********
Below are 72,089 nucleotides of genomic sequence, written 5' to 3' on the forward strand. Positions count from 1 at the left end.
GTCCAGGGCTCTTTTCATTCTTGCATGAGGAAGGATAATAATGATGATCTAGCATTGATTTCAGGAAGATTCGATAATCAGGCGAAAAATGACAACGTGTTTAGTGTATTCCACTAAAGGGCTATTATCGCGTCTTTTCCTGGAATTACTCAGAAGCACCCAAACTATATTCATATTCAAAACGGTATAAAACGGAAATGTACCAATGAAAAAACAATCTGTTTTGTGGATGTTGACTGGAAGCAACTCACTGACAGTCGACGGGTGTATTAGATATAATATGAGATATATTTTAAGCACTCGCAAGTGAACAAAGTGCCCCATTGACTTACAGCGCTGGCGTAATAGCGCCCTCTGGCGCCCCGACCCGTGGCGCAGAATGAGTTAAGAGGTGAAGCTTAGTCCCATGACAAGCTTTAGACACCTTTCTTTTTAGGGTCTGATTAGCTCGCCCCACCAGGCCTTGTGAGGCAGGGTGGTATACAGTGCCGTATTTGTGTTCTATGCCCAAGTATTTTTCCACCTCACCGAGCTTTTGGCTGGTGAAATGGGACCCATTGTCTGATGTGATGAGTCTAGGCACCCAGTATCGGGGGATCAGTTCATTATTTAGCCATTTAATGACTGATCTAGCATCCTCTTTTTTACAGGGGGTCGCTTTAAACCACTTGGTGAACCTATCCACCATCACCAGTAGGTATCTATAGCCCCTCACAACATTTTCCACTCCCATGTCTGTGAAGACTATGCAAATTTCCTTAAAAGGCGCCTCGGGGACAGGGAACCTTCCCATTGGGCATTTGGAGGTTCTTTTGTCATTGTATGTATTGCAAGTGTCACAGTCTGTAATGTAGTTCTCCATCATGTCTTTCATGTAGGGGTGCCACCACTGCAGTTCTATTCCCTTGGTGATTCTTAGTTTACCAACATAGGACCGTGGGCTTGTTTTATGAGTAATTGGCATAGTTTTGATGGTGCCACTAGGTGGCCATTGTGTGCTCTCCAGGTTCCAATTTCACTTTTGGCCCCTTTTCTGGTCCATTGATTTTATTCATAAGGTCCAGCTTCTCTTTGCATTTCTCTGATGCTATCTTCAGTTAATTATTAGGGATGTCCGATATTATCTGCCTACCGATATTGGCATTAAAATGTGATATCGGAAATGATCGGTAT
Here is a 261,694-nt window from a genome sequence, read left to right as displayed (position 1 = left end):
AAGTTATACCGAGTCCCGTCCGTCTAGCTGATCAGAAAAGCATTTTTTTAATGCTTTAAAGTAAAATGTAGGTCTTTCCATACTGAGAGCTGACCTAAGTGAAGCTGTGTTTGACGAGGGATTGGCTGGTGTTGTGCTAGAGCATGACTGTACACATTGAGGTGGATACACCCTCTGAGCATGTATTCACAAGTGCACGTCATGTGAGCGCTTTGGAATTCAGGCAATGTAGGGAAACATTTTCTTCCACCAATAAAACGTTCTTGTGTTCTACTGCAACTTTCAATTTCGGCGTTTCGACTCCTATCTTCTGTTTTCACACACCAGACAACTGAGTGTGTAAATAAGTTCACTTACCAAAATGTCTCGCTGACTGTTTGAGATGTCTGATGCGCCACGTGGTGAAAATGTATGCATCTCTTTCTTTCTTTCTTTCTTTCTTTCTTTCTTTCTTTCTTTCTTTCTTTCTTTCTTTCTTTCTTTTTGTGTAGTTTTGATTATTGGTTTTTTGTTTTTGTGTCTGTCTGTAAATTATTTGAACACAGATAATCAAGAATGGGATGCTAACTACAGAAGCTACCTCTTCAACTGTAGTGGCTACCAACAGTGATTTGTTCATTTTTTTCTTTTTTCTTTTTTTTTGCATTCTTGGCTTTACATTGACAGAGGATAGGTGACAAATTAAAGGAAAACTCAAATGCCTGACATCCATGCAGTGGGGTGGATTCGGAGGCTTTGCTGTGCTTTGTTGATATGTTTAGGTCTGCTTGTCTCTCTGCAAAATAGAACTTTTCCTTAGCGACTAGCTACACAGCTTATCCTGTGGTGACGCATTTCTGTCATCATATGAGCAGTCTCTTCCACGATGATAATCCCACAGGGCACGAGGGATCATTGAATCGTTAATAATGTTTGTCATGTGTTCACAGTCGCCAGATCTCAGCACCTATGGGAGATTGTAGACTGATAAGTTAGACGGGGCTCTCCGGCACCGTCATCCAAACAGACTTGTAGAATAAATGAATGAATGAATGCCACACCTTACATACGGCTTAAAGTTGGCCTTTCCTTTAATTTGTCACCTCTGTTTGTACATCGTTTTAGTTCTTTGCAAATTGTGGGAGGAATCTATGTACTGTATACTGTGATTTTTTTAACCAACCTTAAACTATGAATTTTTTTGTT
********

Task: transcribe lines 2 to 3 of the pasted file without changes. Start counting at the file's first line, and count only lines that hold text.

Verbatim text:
GTCCAGGGCTCTTTTCATTCTTGCATGAGGAAGGATAATAATGATGATCTAGCATTGATTTCAGGAAGATTCGATAATCAGGCGAAAAATGACAACGTGTTTAGTGTATTCCACTAAAGGGCTATTATCGCGTCTTTTCCTGGAATTACTCAGAAGCACCCAAACTATATTCATATTCAAAACGGTATAAAACGGAAATGTACCAATGAAAAAACAATCTGTTTTGTGGATGTTGACTGGAAGCAACTCACTGACAGTCGACGGGTGTATTAGATATAATATGAGATATATTTTAAGCACTCGCAAGTGAACAAAGTGCCCCATTGACTTACAGCGCTGGCGTAATAGCGCCCTCTGGCGCCCCGACCCGTGGCGCAGAATGAGTTAAGAGGTGAAGCTTAGTCCCATGACAAGCTTTAGACACCTTTCTTTTTAGGGTCTGATTAGCTCGCCCCACCAGGCCTTGTGAGGCAGGGTGGTATACAGTGCCGTATTTGTGTTCTATGCCCAAGTATTTTTCCACCTCACCGAGCTTTTGGCTGGTGAAATGGGACCCATTGTCTGATGTGATGAGTCTAGGCACCCAGTATCGGGGGATCAGTTCATTATTTAGCCATTTAATGACTGATCTAGCATCCTCTTTTTTACAGGGGGTCGCTTTAAACCACTTGGTGAACCTATCCACCATCACCAGTAGGTATCTATAGCCCCTCACAACATTTTCCACTCCCATGTCTGTGAAGACTATGCAAATTTCCTTAAAAGGCGCCTCGGGGACAGGGAACCTTCCCATTGGGCATTTGGAGGTTCTTTTGTCATTGTATGTATTGCAAGTGTCACAGTCTGTAATGTAGTTCTCCATCATGTCTTTCATGTAGGGGTGCCACCACTGCAGTTCTATTCCCTTGGTGATTCTTAGTTTACCAACATAGGACCGTGGGCTTGTTTTATGAGTAATTGGCATAGTTTTGATGGTGCCACTAGGTGGCCATTGTGTGCTCTCCAGGTTCCAATTTCACTTTTGGCCCCTTTTCTGGTCCATTGATTTTATTCATAAGGTCCAGCTTCTCTTTGCATTTCTCTGATGCTATCTTCAGTTAATTATTAGGGATGTCCGATATTATCTGCCTACCGATATTGGCATTAAAATGTGATATCGGAAATGATCGGTAT
Here is a 261,694-nt window from a genome sequence, read left to right as displayed (position 1 = left end):